The holiday season encourages us to practice gratitude. One way to lean into gratitude is to celebrate the lost art of writing thank-you notes. A good thank-you is more than a text message saying “Thanx.”
I learned this from the women in my life who are role models of gracious gratitude. My grandmothers always sent handwritten cards and notes. My mother’s artful cursive gives style to her thank-yous. My wife writes lots of thoughtful thank-you notes.
We forced our children to put pen to paper after Christmas and birthdays. They seem to have learned the art of saying thanks. As young adults, they write heartfelt expressions of gratitude.
This little ritual is an ethical and spiritual practice. It is important to take time out and really think about what you are grateful for.
Gratitude is often in short supply in an impatient world. Envy, anger, and other negative emotions can undermine the spirit of gratitude. And sometimes we get grumpy, even about the need to write a thank-you note.
The good news is that in expressing gratitude, grumpiness dissolves. Positive virtues are often developed by a kind of “fake it until you make it” contrivance. Even if you are not feeling particularly thankful, the emptiness of the blank page forces you to conjure up some gratitude.
Giving thanks is an important social ritual. You are expected to say thanks in certain situations. When the server brings the meal, you say thanks. After a job interview, you ought to write an email saying thanks. And so on.
Parents ask their kids, “What do you say?” in response to Grandma’s gift. The child knows that the correct answer is “Thanks, Grandma.” This compliant response to a parent’s prompting is an important start. But it is not yet gratitude.
Gratitude is deeper than saying thanks.
That’s where a thoughtful thank-you note plays a role. A decent thank-you note should have at least three sentences. First, you say what you are thankful for. Then you explain why you are thankful. Finally, you express good wishes toward the person you are thanking. By the time you’ve written those three sentences, the spark of gratitude may be kindled.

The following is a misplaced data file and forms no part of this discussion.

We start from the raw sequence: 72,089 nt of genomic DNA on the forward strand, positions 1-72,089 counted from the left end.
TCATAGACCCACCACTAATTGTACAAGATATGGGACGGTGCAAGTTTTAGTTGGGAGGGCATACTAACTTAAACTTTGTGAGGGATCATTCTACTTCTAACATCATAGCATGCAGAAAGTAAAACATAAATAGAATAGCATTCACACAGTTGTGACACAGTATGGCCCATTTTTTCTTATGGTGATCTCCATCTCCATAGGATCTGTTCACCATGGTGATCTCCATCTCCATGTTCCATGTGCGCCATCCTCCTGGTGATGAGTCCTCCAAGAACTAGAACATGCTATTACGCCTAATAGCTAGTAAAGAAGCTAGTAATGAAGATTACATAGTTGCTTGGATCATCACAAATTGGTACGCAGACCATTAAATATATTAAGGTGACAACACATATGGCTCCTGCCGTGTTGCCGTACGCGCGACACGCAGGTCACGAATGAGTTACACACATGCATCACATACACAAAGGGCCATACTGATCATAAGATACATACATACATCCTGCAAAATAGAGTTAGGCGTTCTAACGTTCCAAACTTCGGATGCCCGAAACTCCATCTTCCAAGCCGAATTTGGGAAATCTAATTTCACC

That’s why a hand-written note is better than a texted “Thx.” Mechanical expressions of thanks have little to do with gratitude. Pre-printed thank-yous often arrive in our inboxes, in response to charitable donations, bill payments, and the like. Sometimes they even arrive in response to wedding gifts or graduation gifts.
A mechanical thank-you acknowledges a gift or payment. The note lets you know that the check was not lost in the mail. But acknowledgement is not gratitude.
Gratitude is an expression of heartfelt gladness. It is not simply a receipt. It is also an appreciation. The word “appreciate” has the word “precious” concealed within it. Genuine gratitude involves reflecting on what you appreciate.
Philosophers have thought about gratitude for thousands of years. The Stoic philosopher Seneca suggested that true gratitude is not simply mechanical or self-interested. Ritual thankfulness occurs in religion and in business. This is often a superficial formula without thought.
Even worse, there are people who ingratiate themselves with sweet talk. Gratitude can be used to manipulate and take advantage. Slick salesmen express gratitude while picking our pockets. True gratitude is not like that at all. Rather, it is linked to generosity, friendship, and love.
Seneca also suggested that a good life should be imbued with a spirit of gratitude. He said, “we wish to depart from human life as full of gratitude as possible.”
A good life would be one in which envy and resentment give way to gratitude. To live well is to be grateful for this moment and this life. We should live in such a way that when the end comes, we can be grateful.
In the new year, then, let’s resolve to be less resentful and more grateful. One way to do that is to put pen to paper and write an old fashioned thank-you note. This reminds us of the generosity and good will of our friends and relations. It spreads goodwill by letting other people know that we appreciate them. And it encourages us to count our blessings, even in the dark of winter.